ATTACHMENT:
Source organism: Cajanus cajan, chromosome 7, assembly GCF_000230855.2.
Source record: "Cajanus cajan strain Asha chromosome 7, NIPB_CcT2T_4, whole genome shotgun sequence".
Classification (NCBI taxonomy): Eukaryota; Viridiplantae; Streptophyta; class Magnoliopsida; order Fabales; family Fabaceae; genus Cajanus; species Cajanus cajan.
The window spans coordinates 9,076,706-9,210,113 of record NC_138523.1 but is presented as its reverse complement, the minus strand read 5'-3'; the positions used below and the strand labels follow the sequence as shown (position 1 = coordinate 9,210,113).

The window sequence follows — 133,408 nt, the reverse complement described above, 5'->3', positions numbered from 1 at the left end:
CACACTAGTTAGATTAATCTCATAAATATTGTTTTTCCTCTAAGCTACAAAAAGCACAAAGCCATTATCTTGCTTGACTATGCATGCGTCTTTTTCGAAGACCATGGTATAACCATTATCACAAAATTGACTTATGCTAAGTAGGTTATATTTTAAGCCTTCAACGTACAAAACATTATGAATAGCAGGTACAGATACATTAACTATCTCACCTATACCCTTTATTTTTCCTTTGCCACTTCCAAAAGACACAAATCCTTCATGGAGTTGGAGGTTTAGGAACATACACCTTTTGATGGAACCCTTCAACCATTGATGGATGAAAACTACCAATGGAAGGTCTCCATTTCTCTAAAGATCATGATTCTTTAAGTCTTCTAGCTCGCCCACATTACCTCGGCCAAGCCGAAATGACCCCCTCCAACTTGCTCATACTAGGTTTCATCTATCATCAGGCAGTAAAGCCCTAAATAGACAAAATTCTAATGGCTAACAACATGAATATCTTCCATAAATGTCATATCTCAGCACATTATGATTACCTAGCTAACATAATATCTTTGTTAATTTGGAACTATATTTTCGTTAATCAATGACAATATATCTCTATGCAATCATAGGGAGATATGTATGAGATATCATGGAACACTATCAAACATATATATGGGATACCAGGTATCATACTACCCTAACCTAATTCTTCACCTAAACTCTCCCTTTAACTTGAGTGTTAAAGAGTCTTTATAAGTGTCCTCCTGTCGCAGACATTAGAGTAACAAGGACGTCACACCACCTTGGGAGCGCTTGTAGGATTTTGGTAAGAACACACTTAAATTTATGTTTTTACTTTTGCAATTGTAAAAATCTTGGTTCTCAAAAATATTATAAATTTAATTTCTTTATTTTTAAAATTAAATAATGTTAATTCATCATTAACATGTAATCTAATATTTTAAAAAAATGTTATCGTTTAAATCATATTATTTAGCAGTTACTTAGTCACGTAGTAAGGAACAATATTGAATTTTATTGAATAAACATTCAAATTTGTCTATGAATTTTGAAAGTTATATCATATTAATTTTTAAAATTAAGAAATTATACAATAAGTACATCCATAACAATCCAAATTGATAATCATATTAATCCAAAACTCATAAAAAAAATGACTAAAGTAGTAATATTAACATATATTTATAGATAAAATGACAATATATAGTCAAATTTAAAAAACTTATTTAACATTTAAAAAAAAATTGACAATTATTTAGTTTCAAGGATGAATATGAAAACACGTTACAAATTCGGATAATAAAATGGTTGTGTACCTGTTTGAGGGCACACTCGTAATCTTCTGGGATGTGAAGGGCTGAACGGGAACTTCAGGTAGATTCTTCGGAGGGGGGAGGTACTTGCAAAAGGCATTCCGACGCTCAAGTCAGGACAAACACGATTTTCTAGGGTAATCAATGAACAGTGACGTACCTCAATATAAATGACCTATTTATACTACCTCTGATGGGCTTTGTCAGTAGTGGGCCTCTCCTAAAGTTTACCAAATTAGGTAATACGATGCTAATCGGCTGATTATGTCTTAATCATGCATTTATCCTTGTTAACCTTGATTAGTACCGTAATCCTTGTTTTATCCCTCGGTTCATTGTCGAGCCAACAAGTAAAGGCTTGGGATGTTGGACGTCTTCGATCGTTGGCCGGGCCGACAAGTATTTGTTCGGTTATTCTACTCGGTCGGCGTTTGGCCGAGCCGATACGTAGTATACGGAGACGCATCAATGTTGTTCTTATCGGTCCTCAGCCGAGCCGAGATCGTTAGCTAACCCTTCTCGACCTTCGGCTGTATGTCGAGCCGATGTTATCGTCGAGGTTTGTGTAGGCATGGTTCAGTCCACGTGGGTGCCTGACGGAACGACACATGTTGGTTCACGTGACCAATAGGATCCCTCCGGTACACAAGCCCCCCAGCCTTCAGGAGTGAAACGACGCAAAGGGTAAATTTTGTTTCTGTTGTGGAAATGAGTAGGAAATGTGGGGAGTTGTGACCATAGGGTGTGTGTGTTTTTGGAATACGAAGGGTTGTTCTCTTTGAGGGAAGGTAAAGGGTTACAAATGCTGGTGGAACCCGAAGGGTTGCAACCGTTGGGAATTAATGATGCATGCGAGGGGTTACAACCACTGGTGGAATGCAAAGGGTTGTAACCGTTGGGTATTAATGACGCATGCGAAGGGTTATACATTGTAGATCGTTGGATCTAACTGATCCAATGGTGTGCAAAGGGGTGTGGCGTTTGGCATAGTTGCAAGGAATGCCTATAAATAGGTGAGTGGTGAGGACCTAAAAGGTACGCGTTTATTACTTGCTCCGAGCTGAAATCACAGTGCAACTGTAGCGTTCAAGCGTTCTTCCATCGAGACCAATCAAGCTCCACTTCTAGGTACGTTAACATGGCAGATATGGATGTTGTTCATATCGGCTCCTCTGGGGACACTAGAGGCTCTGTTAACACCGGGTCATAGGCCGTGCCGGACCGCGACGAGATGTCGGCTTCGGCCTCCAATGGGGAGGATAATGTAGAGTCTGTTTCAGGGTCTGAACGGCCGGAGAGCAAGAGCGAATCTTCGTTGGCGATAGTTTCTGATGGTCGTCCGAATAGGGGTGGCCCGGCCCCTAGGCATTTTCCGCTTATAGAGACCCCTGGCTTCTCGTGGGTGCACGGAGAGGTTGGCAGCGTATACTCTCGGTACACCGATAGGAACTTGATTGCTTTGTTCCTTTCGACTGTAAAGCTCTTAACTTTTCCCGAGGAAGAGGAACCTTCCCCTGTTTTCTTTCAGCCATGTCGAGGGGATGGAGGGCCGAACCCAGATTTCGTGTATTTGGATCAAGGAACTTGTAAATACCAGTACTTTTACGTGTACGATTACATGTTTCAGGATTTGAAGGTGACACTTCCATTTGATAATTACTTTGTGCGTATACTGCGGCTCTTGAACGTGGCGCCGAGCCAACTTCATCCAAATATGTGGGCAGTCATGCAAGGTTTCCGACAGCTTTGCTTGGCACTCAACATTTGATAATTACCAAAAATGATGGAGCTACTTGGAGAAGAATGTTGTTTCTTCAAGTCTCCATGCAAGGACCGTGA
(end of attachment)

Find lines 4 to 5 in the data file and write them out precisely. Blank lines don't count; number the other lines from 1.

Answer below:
The window spans coordinates 9,076,706-9,210,113 of record NC_138523.1 but is presented as its reverse complement, the minus strand read 5'-3'; the positions used below and the strand labels follow the sequence as shown (position 1 = coordinate 9,210,113).

The window sequence follows — 133,408 nt, the reverse complement described above, 5'->3', positions numbered from 1 at the left end: